Mental Health and Medical Anthropology

I picked this intersection because I hope to one day become a psychiatrist. Ever since I was a freshman in high school, mental health has fascinated me, and I knew that I wanted to turn treating mental illness into a career. At first, I was not exactly sure how these two topics would intersect, but after going through all the topics in this course, I realized that treating any patients, whether they have physical or mental ailments, requires an understanding of each individual’s culture and previous experiences. You need to know how someone thinks and how they see the world in order to treat them properly.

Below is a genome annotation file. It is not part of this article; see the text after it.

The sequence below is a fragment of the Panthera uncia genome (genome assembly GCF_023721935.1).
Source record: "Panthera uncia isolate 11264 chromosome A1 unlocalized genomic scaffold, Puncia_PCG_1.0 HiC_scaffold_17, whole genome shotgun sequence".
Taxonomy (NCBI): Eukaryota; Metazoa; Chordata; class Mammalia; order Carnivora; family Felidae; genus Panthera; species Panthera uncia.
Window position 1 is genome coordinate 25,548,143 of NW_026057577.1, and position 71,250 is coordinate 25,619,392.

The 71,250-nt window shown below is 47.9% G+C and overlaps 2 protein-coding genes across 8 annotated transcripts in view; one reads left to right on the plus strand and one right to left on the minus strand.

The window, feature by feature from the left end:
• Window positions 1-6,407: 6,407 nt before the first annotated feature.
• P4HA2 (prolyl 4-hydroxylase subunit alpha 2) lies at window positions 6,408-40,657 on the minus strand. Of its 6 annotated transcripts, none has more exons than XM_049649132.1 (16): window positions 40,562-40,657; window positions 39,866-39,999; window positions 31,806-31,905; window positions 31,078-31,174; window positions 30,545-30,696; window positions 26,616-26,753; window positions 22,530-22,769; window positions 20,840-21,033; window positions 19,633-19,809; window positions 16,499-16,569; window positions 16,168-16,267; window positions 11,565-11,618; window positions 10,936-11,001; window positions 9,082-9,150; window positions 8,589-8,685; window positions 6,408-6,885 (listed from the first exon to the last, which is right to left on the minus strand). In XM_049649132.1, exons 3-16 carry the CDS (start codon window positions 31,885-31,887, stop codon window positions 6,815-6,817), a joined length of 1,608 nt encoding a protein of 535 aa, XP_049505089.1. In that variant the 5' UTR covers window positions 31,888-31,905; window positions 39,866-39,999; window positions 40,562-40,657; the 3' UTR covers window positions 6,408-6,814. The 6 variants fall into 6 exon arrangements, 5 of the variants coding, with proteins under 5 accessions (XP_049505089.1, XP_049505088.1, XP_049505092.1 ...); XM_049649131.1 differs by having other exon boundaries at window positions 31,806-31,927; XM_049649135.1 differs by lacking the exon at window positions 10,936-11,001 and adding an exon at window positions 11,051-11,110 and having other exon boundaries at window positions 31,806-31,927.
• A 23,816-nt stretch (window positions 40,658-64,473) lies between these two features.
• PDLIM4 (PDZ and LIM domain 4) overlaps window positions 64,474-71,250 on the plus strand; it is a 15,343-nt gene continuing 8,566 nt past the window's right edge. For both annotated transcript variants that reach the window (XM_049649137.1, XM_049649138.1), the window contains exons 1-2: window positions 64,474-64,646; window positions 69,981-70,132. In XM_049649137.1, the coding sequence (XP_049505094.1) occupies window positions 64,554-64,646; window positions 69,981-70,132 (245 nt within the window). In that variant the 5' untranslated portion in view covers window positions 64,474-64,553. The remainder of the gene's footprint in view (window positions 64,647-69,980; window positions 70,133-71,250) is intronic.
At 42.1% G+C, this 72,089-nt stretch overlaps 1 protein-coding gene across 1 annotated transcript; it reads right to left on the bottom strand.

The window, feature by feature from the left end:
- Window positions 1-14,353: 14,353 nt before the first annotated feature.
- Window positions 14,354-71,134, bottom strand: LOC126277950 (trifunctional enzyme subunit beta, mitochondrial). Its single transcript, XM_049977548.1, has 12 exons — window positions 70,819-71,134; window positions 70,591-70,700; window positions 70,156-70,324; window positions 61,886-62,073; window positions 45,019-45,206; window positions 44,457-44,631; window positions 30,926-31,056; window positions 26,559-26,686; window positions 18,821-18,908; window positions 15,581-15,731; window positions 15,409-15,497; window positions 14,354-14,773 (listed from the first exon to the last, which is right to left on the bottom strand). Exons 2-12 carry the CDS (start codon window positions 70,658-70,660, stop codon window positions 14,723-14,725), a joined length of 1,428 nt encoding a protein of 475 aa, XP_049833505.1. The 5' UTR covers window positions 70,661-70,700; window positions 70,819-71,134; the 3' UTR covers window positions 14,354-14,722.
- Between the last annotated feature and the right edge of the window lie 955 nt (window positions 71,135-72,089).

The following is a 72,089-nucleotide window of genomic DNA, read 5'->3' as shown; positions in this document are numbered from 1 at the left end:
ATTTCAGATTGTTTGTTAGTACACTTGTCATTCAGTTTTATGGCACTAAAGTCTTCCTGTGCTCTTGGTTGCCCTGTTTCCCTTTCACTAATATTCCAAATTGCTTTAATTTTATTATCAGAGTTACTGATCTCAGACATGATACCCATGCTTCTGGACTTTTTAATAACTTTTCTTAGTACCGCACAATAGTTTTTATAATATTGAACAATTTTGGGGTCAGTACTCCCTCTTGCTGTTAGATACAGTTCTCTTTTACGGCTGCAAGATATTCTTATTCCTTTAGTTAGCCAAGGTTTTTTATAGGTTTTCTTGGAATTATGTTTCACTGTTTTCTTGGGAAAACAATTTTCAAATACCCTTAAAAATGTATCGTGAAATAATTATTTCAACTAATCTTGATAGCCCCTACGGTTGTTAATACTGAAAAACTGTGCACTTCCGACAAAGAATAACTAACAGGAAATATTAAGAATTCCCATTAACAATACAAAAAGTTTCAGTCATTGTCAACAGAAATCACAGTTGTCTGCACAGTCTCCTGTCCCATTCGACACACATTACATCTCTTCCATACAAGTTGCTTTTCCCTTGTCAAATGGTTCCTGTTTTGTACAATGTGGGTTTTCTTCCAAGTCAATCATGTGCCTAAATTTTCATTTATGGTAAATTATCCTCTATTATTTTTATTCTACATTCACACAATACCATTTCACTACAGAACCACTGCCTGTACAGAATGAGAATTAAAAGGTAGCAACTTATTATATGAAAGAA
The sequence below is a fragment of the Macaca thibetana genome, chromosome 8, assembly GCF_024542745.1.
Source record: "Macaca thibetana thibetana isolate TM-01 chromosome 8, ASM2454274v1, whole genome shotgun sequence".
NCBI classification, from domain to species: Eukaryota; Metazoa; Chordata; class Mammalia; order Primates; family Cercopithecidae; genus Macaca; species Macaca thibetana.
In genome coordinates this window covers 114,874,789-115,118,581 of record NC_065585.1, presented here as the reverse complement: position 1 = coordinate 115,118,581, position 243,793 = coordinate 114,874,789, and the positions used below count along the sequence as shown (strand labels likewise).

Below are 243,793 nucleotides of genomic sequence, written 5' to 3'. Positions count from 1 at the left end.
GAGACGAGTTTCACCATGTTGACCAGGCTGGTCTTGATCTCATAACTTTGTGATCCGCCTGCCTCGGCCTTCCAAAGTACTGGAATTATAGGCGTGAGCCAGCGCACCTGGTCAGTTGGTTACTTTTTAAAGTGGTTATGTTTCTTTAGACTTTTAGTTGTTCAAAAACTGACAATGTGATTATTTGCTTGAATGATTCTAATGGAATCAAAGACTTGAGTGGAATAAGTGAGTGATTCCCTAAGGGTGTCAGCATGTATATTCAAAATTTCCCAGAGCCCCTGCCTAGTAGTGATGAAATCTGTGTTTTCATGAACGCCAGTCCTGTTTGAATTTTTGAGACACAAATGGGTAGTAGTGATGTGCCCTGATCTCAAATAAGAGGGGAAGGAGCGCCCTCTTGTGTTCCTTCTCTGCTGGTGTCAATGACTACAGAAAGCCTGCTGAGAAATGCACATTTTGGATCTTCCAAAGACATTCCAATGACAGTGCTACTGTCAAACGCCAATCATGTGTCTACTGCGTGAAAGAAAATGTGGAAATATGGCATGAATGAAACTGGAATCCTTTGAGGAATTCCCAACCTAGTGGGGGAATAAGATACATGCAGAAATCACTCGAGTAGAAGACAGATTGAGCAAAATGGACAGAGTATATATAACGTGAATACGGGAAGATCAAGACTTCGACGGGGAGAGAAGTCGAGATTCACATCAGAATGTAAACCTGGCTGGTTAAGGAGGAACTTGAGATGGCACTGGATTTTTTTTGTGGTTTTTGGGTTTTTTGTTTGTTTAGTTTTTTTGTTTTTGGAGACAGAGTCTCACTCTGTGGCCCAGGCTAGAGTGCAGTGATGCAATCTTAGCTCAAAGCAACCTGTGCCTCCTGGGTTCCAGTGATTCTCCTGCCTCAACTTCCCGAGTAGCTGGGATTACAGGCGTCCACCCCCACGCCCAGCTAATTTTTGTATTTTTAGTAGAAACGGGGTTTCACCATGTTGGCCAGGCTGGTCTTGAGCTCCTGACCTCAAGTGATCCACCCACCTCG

If I were working for a psychiatrist, taking an anthropological approach would be very helpful in order to make sure each patient will agree to, understand, and adhere to the treatment plans we put together for them. In the video posted on Youtube by the “Tribal Jazzman Scholar,” he talks about how mistakes can be made if you don’t talk to people about their cultures. One example he talked about was how he was staying with a family who didn’t have running water. The family once made a comment about it, so he decided to do them a favor and build this nice shower with running water for them to use. When he returned a few months later, he noticed that the shower was taken apart and the pieces of wood were being used for other things such as holding the walls together better. If he had just talked to the family and asked them what they needed instead of giving them something he thought they needed, he would have helped the family more. Therefore, taking an anthropological approach allows one to consider each person as an individual, with their own culture and ideas, rather than just another patient with a certain mental illness.

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